After looking at three other areas of Town, the consultants decided that a Ch. 40R Overlay District on the north end of downtown was the best option. Large swaths of North Amherst with easy access to bus service and utilities fall under what became “An Opportunity Zone” under the federal tax law revisions of 2017—and, the landowner and developer pushed hard for this option.
But the consultants felt that North Amherst “scored less well on walkability, complete streets, existing density and, compact development…..and that it might also attract some political pushback and traffic problems.” Pomeroy Village in South Amherst tied with East Amherst but was not selected because (among other reasons) it “lacks existing density and compact development and limited area zoned that permits commercial uses where apartments are allowed”. And East Amherst was excluded because it is “constrained along a commercial corridor that limits pedestrian access and various housing types . . . . more limited amenities.” And, it turns out, there were no developers clamoring to build affordable housing in these two locations.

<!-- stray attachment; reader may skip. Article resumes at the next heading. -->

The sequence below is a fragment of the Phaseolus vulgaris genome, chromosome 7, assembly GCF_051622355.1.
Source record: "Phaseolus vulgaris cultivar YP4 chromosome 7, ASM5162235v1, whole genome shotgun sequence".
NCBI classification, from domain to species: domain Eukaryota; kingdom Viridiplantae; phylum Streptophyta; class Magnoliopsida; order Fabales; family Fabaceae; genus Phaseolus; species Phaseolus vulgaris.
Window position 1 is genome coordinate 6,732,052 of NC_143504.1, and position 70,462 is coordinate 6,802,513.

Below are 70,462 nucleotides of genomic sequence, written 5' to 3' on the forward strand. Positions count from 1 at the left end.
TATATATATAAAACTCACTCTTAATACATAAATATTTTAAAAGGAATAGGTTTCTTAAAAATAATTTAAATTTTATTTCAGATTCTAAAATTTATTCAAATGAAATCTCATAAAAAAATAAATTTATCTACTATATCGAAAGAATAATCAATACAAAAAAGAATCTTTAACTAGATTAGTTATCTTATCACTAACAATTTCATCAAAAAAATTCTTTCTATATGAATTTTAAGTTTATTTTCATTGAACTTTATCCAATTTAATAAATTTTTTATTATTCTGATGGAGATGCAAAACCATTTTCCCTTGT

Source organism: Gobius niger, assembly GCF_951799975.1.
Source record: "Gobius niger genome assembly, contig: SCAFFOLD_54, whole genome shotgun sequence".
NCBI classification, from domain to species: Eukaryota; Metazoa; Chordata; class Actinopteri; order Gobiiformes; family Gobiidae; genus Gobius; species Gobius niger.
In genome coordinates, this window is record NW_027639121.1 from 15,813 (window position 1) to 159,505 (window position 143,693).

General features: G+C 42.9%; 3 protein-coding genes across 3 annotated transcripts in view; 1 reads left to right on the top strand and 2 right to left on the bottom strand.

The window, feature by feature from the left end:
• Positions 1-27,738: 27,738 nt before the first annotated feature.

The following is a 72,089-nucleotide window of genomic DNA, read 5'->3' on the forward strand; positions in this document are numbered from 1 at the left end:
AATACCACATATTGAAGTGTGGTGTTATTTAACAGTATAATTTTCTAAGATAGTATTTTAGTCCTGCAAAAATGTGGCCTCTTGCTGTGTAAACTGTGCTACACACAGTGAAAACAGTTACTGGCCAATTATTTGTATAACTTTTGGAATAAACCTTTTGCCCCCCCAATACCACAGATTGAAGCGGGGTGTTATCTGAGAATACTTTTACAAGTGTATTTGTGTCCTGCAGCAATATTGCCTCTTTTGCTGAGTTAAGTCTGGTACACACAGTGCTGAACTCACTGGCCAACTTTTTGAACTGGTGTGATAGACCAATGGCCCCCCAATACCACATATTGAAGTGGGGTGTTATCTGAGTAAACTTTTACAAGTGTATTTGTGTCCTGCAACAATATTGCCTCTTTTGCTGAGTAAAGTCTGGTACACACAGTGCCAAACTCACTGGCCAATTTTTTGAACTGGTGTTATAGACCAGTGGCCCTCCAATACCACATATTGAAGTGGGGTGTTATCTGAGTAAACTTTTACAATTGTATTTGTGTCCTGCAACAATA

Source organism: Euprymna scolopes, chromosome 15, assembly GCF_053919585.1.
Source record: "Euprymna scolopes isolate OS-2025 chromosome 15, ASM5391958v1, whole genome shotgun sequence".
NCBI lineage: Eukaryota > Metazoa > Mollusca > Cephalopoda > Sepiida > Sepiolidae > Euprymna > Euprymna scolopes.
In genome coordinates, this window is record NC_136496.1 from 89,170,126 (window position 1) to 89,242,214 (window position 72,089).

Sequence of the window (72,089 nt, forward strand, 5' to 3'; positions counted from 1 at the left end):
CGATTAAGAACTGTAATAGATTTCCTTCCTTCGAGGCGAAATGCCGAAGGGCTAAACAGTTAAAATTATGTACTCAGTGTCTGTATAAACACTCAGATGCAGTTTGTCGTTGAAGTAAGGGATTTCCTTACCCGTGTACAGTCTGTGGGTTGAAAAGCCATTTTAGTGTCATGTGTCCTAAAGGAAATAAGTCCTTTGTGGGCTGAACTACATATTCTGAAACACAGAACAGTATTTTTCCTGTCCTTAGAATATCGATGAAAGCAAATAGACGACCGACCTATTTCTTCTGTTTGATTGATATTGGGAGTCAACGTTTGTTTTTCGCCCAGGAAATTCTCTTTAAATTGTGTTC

The existing zoning dimensional limits and the boundaries of the proposed 18 acre Downtown Amherst Smart Growth Overlay District governed by the proposed 18-page bylaw is shown in two maps found on pages 15 and 18 of the December report are outlined with red dots. Three sub-districts are proposed: URBAN CENTER, lining North Pleasant, East Pleasant and Triangle Streets, GENERAL URBAN, abutting West Cemetery, and SUB-URBAN, FACING North Prospect, Hallock and Cowles Lane.
The design standards utilize a “transect-based Form Based code (zoning bylaw 11.2) methodology to facilitate preservation of what the Amherst community generally appreciates in downtown and the transformation of what isn’t appreciated based on public input. The Rural-to-Urban Transect is a system that considers all the elements of the traditional New England built environment … divided into six zones based on density of the built environment and its physical and social character. The three sub-districts of the Smart Growth Overlay District (SGOD), T3 Sub-Urban, T4 General Urban, and T5 Urban Center “are keyed to standard T1 through T6 Transect definitions.” (see maps) What does this mean?